For the last week I’ve been participating in a fast–you know, like Ghandi or Jesus. It’s part of an idea I read about in Jen Hatmaker’s new book, 7: An Experimental Mutiny Against
Excess. The book is about releasing certain aspects of your life, and “giving them up to God.” Meaning giving up what’s important or “in the way” to make room for spiritual thought, growth, and to generally grow closer to Christ*.
*Disclaimer: As you know, I’m a Christian. If that disturbs or bothers you, go write your own blog. If you’re okay with it, then keep reading–regardless of your beliefs, you might get something out of this!
Anyway, back to the fast. I’ve been a Christian for years, but have never truly understood the power and effects of what fasting can provide us. I know you’re wondering what exactly “fasting” means in my case, so I’ll just jump into it:
Jen’s idea of fasting for one month came from a desire to let go of the things that were acting as idols: fixations, addictions, or habits in her life. She, like me, liked food–and decided to eat only 7 foods for an entire month. Her food items–and mine–were actually very healthy selections, and I’m hoping I’ll be able to benefit from a minimalistic, simplified diet for awhile.
If you’re wondering about the reasons I’ve chosen to do this, here they are in order:
To grow closer to God.
Rather than think about eating 40+ times a day (no joke), I now think about eating then God. It’s funny how I thought fasting and personal sacrifice was all about giving up what we’ve been blessed with because others don’t have the same blessings.
This turns out to be naive and shortsighted.
I’m fasting not because there are starving Ethiopians–that does nothing for the starving Ethiopians. I’m fasting because God wants me to grow closer to Him, so that I might be able to clearly see His vision for how I can help the world. If that means I’m praying instead of eating doughnuts, maybe He’ll put it on my heart to move to Ethiopia and do mission work there.
Do you see the difference?
It’s subtle, but drastic. Fasting–or any act of personal sacrifice–isn’t about giving something up just so you can feel another person’s pain. It’s so that I might “…take my eyes off the things of this world and focus on God.”
It’s been a struggle in humility, perseverance, and willpower, and it’s only been a week! But I’ve felt closer to God and even those around me–I can feel that God has great plans for my life and my family, and I can feel His presence even more.
To lose weight.
We shouldn’t fast to lose weight. That’s called a diet, and diets historically don’t work. BUT–it sure is a nice side-effect of fasting that the pounds keep falling off!
My goal, again, is to take care of the temple (my body) that God has given me:
“Do you not know that your body is a temple of the Holy Spirit, who is in you, whom you have received from God? You are not your own; 20 you were bought at a price. Therefore honor God with your body,” (1 Cor. 6:19-20).
It’s not weight loss as an exercise in vanity; it’s weight loss as a side effect of maintaining and improving what God has given. Again, a subtle difference, but an important one nonetheless.
To improve my outlook on life.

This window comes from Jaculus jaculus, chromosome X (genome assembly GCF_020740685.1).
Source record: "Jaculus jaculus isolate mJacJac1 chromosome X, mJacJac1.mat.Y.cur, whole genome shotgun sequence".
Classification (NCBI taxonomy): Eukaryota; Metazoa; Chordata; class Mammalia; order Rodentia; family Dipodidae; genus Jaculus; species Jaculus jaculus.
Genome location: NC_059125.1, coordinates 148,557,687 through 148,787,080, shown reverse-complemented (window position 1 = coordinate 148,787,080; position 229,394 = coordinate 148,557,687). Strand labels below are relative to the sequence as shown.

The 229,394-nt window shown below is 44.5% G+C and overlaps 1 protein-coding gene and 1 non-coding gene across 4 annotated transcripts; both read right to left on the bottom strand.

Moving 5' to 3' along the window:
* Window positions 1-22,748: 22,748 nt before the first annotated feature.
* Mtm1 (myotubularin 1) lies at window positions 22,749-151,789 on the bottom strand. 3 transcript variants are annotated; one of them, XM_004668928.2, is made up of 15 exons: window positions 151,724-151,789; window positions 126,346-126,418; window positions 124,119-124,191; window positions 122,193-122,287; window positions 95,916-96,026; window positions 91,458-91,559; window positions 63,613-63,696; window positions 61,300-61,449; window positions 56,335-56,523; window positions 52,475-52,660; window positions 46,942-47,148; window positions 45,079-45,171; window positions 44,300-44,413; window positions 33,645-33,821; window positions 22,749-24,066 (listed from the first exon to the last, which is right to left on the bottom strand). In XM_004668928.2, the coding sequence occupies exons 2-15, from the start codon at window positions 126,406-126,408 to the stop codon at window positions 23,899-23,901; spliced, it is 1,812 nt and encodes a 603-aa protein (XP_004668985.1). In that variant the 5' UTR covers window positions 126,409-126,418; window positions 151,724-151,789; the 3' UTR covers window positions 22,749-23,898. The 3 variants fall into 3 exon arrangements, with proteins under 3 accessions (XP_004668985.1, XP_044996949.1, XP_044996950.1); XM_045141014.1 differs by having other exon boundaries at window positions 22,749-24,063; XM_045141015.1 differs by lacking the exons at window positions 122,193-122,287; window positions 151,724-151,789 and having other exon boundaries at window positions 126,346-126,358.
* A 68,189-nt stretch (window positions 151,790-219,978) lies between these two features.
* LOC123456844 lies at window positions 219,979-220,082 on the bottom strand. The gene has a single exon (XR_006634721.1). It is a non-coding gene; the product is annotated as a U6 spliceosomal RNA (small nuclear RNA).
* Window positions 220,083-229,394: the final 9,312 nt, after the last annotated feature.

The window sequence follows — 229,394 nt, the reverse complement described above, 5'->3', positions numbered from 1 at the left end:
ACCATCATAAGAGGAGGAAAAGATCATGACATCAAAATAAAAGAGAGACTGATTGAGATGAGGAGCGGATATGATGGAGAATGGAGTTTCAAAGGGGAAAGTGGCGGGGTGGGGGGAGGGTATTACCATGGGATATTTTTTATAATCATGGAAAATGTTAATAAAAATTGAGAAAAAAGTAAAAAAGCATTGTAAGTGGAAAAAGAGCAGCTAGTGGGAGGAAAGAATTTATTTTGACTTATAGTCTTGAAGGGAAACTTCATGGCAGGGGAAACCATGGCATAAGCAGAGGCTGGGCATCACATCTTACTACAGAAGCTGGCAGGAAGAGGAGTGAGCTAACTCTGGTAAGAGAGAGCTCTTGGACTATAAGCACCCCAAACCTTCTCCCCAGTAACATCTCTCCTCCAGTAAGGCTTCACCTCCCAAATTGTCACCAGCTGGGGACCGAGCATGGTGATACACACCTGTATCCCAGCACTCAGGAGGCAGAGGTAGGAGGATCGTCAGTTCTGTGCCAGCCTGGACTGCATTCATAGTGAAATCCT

This aspect has been tricky. Instead of, “God, thank you for everything you’ve given me–the foods you’ve created for us; the birds and the bees and the flowers and the trees…” it’s “God–I’m hungry. This is hard. Why am I doing this? Please tell me to stop…” more often than not.
But after I’ve complained and whined, I still thank Him for everything He’s given, and I feel full. Not full as in ate-too-much-pizza-full, but a fulness that can only come from the Holy Spirit. It’s refreshing, rejuvenating, and it actually helps take the physical hunger away.
Who woulda thought? Oh yeah, God.
What my fast looks like.
Alright, I know you’re all dying to know just what my fast looks like, so here you go:
It’s 30 days long–from March 6 to April 6 (my birthday!), and is all day, every day. No cheat days, no “off” days.
My food items are:
- Couscous (or Quinoa)
You’re giggling. I can hear it. “Wine?” you ask?
Mainly because I love to cook with wine, and I’ve never had serious cravings for wine. Wine won’t become a crutch for me, like Oreos or Nutter Butters if they were on the list.
Originally I had avocados on the list, and I was allowing myself to drink water, coffee, and wine, but I realized that avocados don’t really agree with me…
Finally, I’m allowing myself to use salt and pepper for cooking, and minced garlic for those especially dry chicken breast/spinach combos.
I’ll be posting each week for the next three weeks with how it’s going, my successes and failures, and what I’ve learned. So far, though, here are my thoughts:
- It’s easier AND harder than I thought. Getting through the day is nothing; just eat soup and an apple. It’s before bed, when the wifey starts popping Orville Redenbacher’s, that I start going nuts.
- I’m not feeling tired or less energized as much. It’s still hard to get out of bed sometimes, but that’s mainly due to my sheer laziness. I’m refreshed, awake, and pretty happy during the day.
- Food has become fuel, strictly. I still have cravings for steaks, potatoes, ice cream, etc., but when I do eat, I stop when I’m full–usually after way fewer bites than I thought possible! This side effect alone is very exciting to me, and I hope I continue it long after the fast is over.
- I’m definitely thinking about God more often. ’nuff said; this was the whole reason for the fast!
In conclusion, I’m pretty happy with the results thus far. It’s not super-intense, so there wasn’t too much pain getting started, but it has been a difficult sacrifice in some cases (like when the office bought everyone breakfast tacos and there was birthday cake too…), but it’s been worth it.
Have you ever fasted? What did it look like?
Leave a comment and let’s start a discussion!